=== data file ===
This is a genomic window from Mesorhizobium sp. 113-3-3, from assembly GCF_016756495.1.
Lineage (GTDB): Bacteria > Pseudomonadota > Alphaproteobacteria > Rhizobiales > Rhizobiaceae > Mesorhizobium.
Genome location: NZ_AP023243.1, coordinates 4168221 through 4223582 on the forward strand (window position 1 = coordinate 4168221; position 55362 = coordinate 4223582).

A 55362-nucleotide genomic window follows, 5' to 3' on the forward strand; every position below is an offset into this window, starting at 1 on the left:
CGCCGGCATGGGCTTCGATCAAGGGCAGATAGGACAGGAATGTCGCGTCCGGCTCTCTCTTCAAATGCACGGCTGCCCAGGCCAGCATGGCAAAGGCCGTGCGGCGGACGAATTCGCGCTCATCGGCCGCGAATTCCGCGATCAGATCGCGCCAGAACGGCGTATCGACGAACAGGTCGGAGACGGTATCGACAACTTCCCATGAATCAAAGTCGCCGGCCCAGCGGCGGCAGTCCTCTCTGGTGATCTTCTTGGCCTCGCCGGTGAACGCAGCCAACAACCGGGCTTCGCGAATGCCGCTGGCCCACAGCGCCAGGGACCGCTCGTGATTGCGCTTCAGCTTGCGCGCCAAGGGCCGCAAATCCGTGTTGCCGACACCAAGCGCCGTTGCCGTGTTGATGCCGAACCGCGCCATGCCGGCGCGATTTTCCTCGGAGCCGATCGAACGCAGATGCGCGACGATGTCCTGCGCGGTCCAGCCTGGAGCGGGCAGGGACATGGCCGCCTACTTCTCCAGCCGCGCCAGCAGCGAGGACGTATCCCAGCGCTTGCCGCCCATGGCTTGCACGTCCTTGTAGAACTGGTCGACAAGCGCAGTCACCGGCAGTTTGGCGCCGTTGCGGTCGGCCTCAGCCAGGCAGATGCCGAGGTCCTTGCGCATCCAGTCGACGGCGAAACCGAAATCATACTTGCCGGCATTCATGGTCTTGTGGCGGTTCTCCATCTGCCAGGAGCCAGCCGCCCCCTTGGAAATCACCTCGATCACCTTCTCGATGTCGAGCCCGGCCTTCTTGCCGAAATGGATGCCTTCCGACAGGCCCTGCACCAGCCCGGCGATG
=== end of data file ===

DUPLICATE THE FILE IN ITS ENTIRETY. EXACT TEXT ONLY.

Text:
This is a genomic window from Mesorhizobium sp. 113-3-3, from assembly GCF_016756495.1.
Lineage (GTDB): Bacteria > Pseudomonadota > Alphaproteobacteria > Rhizobiales > Rhizobiaceae > Mesorhizobium.
Genome location: NZ_AP023243.1, coordinates 4168221 through 4223582 on the forward strand (window position 1 = coordinate 4168221; position 55362 = coordinate 4223582).

A 55362-nucleotide genomic window follows, 5' to 3' on the forward strand; every position below is an offset into this window, starting at 1 on the left:
CGCCGGCATGGGCTTCGATCAAGGGCAGATAGGACAGGAATGTCGCGTCCGGCTCTCTCTTCAAATGCACGGCTGCCCAGGCCAGCATGGCAAAGGCCGTGCGGCGGACGAATTCGCGCTCATCGGCCGCGAATTCCGCGATCAGATCGCGCCAGAACGGCGTATCGACGAACAGGTCGGAGACGGTATCGACAACTTCCCATGAATCAAAGTCGCCGGCCCAGCGGCGGCAGTCCTCTCTGGTGATCTTCTTGGCCTCGCCGGTGAACGCAGCCAACAACCGGGCTTCGCGAATGCCGCTGGCCCACAGCGCCAGGGACCGCTCGTGATTGCGCTTCAGCTTGCGCGCCAAGGGCCGCAAATCCGTGTTGCCGACACCAAGCGCCGTTGCCGTGTTGATGCCGAACCGCGCCATGCCGGCGCGATTTTCCTCGGAGCCGATCGAACGCAGATGCGCGACGATGTCCTGCGCGGTCCAGCCTGGAGCGGGCAGGGACATGGCCGCCTACTTCTCCAGCCGCGCCAGCAGCGAGGACGTATCCCAGCGCTTGCCGCCCATGGCTTGCACGTCCTTGTAGAACTGGTCGACAAGCGCAGTCACCGGCAGTTTGGCGCCGTTGCGGTCGGCCTCAGCCAGGCAGATGCCGAGGTCCTTGCGCATCCAGTCGACGGCGAAACCGAAATCATACTTGCCGGCATTCATGGTCTTGTGGCGGTTCTCCATCTGCCAGGAGCCAGCCGCCCCCTTGGAAATCACCTCGATCACCTTCTCGATGTCGAGCCCGGCCTTCTTGCCGAAATGGATGCCTTCCGACAGGCCCTGCACCAGCCCGGCGATG